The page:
Posted by Allison on 17 May 2010, 14:29
Here we are again with another look at the currency markets and how the British pound fared against the various other world currencies. After the drama of the General Election and the ensuing result, would this mean the pound could do better during the closing days of the first week of the new government? Or would the fact that it was a coalition government lead to more uncertainty in the markets?
We’ve been keeping an eye on the exchange rates on the currency converter over the past few days, and we’ve got all the results and figures you need to get an idea of what happened. But before then let’s have a quick recap of how the week began, to see what kind of position we will be starting from.
As it turned out it was a very good start to the week as we managed to increase our standing against four out of the five main currencies. The only exception was the Aussie dollar, which saw the pound lose out on a small amount – 0.0006 in total.
Elsewhere it was a different story though. We managed to add on nearly a whole cent against the US dollar, and we added on roughly the same amount against the Euro as well. Elsewhere the British pound was better off by 0.071 against the Hong Kong dollar, and we also managed to grab an extra half a cent more with regard to the New Zealand dollar as well.
So where would this good start lead us to as the second half of the week got underway? Let’s find out now shall we?
So let us begin where we usually do, which is with the US dollar. Last time we finished on an exchange rate of 1.4771, so how would we progress through the second half of the week?
Wednesday certainly got us off to the right start, with a closing rate on that day of 1.4935. But could we continue going in this direction to get ourselves back over the $1.50 mark?
It may have been looking hopeful at that point but it didn’t continue. The following day saw the pound drop back to 1.4756 and it got even worse by Friday evening. Evidently the announcement of the new British government did nothing to assuage the losses the pound was set up for. By Friday night the exchange rate was on 1.4574 – making a total loss of nearly two cents over those last three days of the week.
So did this mean we were in store for a similar result against the Euro as well? Here we were starting from a rate of 1.1633, and by Wednesday evening that figure had changed to 1.1773, but we had seen a good result on Wednesday against the dollar as well. Would the same happen here too?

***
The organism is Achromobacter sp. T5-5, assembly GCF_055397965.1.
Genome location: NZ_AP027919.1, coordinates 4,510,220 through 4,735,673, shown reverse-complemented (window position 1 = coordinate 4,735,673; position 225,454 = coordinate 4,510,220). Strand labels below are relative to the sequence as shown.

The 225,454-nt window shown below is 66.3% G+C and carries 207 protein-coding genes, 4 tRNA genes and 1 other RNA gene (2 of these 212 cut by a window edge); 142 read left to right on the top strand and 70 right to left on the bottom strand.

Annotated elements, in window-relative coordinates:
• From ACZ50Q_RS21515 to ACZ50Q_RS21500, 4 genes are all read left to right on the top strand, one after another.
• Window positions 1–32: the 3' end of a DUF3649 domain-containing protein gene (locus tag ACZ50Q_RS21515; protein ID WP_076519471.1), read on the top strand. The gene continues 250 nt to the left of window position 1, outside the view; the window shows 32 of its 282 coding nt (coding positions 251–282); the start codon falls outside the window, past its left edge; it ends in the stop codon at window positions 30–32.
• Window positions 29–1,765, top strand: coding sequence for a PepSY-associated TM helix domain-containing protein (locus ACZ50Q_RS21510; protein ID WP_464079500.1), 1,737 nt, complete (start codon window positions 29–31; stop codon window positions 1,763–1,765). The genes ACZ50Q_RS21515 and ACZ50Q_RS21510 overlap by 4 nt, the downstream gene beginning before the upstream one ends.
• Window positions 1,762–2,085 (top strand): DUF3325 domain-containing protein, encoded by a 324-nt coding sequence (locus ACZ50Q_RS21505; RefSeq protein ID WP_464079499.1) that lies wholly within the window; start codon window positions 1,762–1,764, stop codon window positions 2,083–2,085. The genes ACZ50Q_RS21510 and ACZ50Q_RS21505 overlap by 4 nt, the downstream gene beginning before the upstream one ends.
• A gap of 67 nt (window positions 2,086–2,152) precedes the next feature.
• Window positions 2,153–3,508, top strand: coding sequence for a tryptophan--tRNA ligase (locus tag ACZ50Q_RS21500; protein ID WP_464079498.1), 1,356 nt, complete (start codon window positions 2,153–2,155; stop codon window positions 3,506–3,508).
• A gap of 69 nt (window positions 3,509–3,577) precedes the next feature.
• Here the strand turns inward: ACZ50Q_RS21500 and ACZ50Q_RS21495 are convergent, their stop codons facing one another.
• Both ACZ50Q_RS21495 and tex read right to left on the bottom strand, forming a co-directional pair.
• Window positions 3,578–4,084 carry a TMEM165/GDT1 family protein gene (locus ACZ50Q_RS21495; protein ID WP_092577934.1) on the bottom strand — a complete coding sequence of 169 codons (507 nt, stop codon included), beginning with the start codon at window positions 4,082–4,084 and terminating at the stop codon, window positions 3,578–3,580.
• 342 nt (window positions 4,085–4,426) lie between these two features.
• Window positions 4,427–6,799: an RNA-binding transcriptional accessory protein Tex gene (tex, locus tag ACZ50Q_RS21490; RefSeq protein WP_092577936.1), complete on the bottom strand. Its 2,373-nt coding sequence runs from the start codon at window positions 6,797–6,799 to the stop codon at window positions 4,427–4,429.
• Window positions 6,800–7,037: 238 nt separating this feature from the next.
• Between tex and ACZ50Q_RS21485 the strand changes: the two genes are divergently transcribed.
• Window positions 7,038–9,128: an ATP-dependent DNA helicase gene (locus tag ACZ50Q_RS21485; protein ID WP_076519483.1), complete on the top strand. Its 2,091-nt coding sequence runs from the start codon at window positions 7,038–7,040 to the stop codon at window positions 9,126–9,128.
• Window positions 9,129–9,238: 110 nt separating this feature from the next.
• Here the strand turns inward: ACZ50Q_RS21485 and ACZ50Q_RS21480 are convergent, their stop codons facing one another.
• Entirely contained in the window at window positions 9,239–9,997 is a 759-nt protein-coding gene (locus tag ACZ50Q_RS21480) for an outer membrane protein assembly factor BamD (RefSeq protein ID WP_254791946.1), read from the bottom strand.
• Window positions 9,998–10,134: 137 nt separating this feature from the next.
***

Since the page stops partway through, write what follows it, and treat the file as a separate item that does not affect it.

We saw a drop to 1.1723 the following day, and by Friday evening the figure had changed again – this time to 1.1667. It was lower, but we had still managed to gain a small amount over those three days as a whole. In total it added up to 0.0034.
Let’s move on to the Hong Kong dollar now, where the pound last claimed a total of 11.494. Once again there was a predictable pattern here that saw the pound climb to 11.621 on Wednesday. Was this as a result of the new government finally falling into place?
If it was, it didn’t last long. By Thursday evening the exchange rate had fallen back to 11.483, and it kept heading in the same direction for the last day of the week as well. By Friday night the pound had settled on 11.343 – making a total loss for those three days of 0.151.
Let’s see how we did against the New Zealand dollar now, as we start from a rate of 2.0620. One day later and that had changed to 2.0777, but as we know this could be setting us up for a fall later in the week.
Unfortunately this was exactly what happened. Just twenty four hours later we were down to 2.0562 and by the end of the week we were nursing another loss, with a rate of 2.0501 on the cards instead. In total we had lost out on just over a cent here, so it was another disappointing end to the week as a whole.
Finally we have one more currency to look at – and this was the one we had experienced a loss with earlier in the week. In fact the Aussie dollar was the only one to give us such a poor start. Could we turn the tables and have one good result here now?
The opening rate this time was 1.6519, and once again things started off in a predictable way. We were on 1.6650 by Wednesday evening, but by the time Thursday evening rolled around things had dropped to 1.6419. We knew where things were likely to end up by now, and on Friday evening we were proved right as the pound fell to 1.6351. A loss of over one and a half cents rounded off a disappointing end to the week here.
The Canadian currency went up from 1.0897 on Tuesday evening to a slightly better 1.0921 by the end of the week.
While the starting rate of 0.9744 led to a slightly higher rate midweek, by Friday night the Canadian dollar was down to 0.9735 against the US dollar.
From a rate of 0.7674 on Tuesday evening the Canadian dollar managed to increase its standing to 0.7793 by the end of the week.
While we now know the outcome of the UK General Election, it would appear that the coalition solution could have troubled those involved in the currency markets. This story from Reuters - shows that worries about the viability of a coalition government have led to a weak pound.
How long will it continue for though? We shall be back next time to see what the next few days are like. We’ll see you then.